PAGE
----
It has taken me many books to begin to appreciate how a book shapes information; however, beginning with our first book, the exploration of this idea has been a central part of my collaborations with Frank. I search for ideas that have the capacity take full advantage of the form of a book, ideas that require or employ many of the features unique to the book such as sequence, pacing, and intimacy. There are some basic technical aspects of book construction that lead to (or impose) a certain consistency of geometry and meter to these systems. Books are composed of folded pages, each with a front and a back, a right and a left. This tends to lead to bilateral spatial considerations and information that is sequenced in powers of two: two, four, eight, and sixteen. Most books also have a beginning and an ending, and a specific sequence of pages that the reader/viewer is expect to follow. This consistency presents some very significant obstacles. For instance, the rigidity of the sequence easily leads to soporific monotony—how does one maintain the interest of the reader/viewer over the course of the book? Or how does the designer cope with ideas that are not necessarily so strict and/or severe, ideas that have a more organic shape?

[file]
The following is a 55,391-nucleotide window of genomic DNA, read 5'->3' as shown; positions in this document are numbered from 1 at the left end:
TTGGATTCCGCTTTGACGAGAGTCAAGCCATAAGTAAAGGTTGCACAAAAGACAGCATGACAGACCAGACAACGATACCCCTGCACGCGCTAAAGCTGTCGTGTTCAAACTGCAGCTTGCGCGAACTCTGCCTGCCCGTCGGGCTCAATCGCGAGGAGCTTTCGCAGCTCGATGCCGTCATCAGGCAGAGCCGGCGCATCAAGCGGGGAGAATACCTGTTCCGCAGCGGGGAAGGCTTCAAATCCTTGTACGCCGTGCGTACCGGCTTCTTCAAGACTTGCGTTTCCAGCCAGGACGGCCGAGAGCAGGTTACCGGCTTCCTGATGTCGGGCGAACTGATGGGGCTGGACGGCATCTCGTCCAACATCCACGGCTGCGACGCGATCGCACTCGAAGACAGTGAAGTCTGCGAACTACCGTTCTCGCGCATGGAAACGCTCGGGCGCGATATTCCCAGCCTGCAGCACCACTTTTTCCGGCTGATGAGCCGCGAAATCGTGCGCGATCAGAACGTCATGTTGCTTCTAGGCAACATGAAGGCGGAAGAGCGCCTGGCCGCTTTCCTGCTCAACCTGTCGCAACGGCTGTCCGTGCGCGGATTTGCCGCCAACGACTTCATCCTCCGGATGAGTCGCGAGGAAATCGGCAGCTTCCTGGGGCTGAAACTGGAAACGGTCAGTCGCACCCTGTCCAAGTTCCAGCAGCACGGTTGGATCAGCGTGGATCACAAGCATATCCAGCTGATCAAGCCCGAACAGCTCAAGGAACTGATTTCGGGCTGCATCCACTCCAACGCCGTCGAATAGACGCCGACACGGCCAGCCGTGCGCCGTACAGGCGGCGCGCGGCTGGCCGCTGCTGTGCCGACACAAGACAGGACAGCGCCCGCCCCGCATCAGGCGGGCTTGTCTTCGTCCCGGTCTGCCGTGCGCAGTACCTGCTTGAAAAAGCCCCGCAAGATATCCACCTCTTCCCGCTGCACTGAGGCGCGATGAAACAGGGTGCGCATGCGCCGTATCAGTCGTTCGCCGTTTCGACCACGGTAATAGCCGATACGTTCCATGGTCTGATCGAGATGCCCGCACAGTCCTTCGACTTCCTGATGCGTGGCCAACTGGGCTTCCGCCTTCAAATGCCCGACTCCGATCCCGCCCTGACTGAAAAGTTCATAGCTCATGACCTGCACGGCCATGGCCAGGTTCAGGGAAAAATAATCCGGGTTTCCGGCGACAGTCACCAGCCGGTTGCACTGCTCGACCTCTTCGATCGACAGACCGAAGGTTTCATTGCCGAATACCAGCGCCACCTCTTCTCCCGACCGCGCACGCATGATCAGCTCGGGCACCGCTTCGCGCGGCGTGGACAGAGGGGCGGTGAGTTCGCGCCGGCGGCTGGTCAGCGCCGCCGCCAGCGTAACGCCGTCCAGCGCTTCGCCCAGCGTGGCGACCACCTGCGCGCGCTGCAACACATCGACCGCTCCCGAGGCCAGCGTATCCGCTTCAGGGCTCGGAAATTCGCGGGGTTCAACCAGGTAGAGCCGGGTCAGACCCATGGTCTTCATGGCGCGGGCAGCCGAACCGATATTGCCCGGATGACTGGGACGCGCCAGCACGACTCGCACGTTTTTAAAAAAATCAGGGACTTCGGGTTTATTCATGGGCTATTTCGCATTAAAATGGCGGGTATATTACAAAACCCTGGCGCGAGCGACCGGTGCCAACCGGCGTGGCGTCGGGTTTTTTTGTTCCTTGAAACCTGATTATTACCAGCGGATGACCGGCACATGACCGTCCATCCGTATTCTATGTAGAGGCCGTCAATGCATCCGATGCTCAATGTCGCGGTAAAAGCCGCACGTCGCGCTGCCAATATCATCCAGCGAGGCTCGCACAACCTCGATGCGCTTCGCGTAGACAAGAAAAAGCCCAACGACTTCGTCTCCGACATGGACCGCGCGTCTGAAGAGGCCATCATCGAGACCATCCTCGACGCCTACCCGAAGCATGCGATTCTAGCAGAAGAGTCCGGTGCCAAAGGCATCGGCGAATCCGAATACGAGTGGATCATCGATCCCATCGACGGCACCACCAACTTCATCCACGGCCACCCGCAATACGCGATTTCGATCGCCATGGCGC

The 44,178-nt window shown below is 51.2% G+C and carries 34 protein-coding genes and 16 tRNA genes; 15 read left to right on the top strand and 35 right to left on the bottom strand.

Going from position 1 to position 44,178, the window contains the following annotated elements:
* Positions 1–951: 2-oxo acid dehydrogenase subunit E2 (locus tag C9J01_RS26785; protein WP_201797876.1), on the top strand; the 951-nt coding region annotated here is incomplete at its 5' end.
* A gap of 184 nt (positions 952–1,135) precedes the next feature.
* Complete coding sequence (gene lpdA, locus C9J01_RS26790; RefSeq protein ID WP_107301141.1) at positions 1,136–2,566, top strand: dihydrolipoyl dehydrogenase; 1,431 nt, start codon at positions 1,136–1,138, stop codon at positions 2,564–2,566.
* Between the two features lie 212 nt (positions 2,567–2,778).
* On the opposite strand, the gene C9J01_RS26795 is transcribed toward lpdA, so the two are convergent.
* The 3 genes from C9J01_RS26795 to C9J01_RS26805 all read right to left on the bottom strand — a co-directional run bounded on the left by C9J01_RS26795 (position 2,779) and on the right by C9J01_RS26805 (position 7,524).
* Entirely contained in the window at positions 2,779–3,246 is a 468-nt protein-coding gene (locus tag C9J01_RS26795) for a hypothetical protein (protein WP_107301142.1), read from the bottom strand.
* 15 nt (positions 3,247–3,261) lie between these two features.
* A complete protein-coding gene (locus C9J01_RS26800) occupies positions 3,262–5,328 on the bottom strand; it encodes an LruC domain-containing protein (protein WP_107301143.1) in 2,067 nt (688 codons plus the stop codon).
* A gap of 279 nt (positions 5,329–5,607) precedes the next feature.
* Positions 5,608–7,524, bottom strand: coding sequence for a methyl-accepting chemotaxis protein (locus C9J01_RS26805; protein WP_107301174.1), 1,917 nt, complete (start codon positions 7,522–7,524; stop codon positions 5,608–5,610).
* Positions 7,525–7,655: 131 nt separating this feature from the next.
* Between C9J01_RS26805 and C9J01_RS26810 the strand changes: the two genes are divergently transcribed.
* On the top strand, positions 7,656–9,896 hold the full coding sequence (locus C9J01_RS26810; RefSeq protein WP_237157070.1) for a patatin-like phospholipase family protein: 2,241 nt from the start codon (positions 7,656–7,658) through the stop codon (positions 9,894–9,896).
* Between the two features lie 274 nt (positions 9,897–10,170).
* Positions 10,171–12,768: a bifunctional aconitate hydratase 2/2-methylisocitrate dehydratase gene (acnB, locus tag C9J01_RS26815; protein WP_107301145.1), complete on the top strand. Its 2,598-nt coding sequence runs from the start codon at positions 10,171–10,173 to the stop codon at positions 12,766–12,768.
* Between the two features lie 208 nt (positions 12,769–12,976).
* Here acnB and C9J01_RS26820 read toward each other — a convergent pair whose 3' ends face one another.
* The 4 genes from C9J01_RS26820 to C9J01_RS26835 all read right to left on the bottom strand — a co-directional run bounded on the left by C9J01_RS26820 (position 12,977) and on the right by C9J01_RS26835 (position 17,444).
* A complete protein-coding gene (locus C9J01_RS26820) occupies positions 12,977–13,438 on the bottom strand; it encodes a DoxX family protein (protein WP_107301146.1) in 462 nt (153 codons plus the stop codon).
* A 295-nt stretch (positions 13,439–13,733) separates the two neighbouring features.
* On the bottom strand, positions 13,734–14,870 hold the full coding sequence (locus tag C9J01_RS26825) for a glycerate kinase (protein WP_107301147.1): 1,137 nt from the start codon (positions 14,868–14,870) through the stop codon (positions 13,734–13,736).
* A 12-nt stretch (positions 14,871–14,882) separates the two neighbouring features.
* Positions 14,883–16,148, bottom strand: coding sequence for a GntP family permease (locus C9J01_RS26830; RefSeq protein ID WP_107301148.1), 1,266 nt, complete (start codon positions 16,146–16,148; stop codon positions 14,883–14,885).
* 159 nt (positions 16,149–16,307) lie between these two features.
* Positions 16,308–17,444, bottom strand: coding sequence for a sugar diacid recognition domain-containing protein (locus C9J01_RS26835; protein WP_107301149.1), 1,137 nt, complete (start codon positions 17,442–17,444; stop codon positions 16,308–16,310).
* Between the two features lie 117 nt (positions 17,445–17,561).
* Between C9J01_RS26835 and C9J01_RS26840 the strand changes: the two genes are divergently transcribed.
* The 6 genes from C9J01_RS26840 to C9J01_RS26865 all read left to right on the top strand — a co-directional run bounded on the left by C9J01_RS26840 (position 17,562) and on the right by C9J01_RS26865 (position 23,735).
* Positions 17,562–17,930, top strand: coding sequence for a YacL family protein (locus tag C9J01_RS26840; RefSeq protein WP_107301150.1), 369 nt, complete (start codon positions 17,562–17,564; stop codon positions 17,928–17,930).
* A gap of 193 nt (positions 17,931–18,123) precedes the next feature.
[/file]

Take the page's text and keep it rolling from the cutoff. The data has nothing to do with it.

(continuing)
After making several books, I began to consider the book in terms of music. The first four books I made with my father are dominated by rhythms inherent to the book: one-two, one-two, or one-two-three-four, one-two-three-four. These rhythms began to feel tyrannical and I started to puzzle how to create a book that would not fall prey to this monotony and would instead generate a more organic sequence. The “eureka” moment came while listening to one of Beethoven's late piano sonatas. I suddenly saw a book unfold as a sequence of three parts with poems, prints, drawings, and blank paper functioning like voices that would rise and subsequently be subsumed by each other. Their duration would be marked not just by pages, but by density as well. The result was Evidence of Night, a book that presents a sequence of ten poems by my wife, Jennifer Boyden, and a sequence of original intaglio prints and drawings by Frank.